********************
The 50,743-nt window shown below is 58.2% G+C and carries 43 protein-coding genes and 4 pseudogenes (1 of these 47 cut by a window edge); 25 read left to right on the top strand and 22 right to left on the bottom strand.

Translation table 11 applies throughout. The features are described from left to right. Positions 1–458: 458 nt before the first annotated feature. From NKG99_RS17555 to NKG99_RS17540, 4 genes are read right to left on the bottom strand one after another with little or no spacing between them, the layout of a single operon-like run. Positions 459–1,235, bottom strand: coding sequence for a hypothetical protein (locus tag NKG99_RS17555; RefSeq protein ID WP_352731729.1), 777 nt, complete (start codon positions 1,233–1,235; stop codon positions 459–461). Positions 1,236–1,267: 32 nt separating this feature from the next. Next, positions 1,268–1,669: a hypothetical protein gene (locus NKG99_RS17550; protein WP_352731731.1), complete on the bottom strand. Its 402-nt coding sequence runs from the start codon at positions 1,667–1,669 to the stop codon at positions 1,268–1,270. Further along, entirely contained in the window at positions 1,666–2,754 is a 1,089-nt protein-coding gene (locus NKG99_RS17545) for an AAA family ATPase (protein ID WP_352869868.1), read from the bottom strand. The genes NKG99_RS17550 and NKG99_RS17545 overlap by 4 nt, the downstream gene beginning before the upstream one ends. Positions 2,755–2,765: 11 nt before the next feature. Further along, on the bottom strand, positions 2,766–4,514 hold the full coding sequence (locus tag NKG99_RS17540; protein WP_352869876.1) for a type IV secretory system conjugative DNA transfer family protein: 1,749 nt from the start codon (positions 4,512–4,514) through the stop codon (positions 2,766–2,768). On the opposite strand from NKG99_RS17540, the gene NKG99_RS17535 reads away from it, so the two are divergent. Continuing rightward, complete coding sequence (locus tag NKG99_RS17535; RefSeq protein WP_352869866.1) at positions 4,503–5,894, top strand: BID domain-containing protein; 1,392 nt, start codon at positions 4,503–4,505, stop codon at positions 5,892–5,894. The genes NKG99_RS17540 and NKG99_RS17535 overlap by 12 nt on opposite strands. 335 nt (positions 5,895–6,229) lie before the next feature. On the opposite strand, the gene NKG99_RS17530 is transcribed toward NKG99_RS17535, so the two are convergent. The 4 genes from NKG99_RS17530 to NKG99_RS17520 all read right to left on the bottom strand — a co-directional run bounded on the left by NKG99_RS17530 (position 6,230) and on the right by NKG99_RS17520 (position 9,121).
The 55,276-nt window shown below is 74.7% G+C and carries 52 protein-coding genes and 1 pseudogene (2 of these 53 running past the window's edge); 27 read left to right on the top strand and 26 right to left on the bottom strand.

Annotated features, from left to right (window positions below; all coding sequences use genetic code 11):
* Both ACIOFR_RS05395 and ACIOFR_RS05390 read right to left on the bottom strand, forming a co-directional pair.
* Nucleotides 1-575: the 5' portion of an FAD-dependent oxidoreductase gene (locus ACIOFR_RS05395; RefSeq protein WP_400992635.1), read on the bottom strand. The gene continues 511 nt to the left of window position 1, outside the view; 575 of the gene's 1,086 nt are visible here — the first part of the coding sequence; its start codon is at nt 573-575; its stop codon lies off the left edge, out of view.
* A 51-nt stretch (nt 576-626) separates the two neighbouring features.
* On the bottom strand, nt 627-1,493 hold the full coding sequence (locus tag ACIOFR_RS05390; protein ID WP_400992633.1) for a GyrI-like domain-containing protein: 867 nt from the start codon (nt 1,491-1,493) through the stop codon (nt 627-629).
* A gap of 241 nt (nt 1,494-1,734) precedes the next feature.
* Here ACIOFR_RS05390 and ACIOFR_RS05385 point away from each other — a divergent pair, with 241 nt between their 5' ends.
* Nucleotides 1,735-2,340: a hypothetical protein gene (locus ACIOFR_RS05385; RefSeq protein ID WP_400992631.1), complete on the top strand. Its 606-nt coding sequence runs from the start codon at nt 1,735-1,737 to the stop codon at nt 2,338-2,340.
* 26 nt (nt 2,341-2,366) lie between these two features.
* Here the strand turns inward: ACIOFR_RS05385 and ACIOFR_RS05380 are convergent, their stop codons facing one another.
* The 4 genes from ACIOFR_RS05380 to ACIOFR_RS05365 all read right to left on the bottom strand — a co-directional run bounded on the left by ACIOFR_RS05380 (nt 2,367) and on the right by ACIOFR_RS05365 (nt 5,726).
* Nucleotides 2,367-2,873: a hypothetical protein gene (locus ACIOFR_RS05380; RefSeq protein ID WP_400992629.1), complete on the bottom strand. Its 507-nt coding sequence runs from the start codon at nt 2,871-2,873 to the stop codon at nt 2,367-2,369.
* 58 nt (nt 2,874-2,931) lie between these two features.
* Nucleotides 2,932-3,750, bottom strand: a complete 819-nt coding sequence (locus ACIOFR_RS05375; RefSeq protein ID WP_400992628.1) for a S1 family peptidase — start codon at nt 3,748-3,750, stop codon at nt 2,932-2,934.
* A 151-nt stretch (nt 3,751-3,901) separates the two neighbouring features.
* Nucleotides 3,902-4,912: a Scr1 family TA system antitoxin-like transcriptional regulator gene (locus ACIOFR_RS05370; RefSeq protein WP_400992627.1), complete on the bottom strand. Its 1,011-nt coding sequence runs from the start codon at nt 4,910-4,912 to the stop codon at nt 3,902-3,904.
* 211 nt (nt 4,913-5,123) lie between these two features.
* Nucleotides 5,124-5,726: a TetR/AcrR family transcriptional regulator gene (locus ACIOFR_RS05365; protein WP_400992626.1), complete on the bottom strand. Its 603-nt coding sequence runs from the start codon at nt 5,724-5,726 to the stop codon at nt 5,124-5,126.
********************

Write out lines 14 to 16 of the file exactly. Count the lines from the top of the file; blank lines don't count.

* The 4 genes from ACIOFR_RS05380 to ACIOFR_RS05365 all read right to left on the bottom strand — a co-directional run bounded on the left by ACIOFR_RS05380 (nt 2,367) and on the right by ACIOFR_RS05365 (nt 5,726).
* Nucleotides 2,367-2,873: a hypothetical protein gene (locus ACIOFR_RS05380; RefSeq protein ID WP_400992629.1), complete on the bottom strand. Its 507-nt coding sequence runs from the start codon at nt 2,871-2,873 to the stop codon at nt 2,367-2,369.
* 58 nt (nt 2,874-2,931) lie between these two features.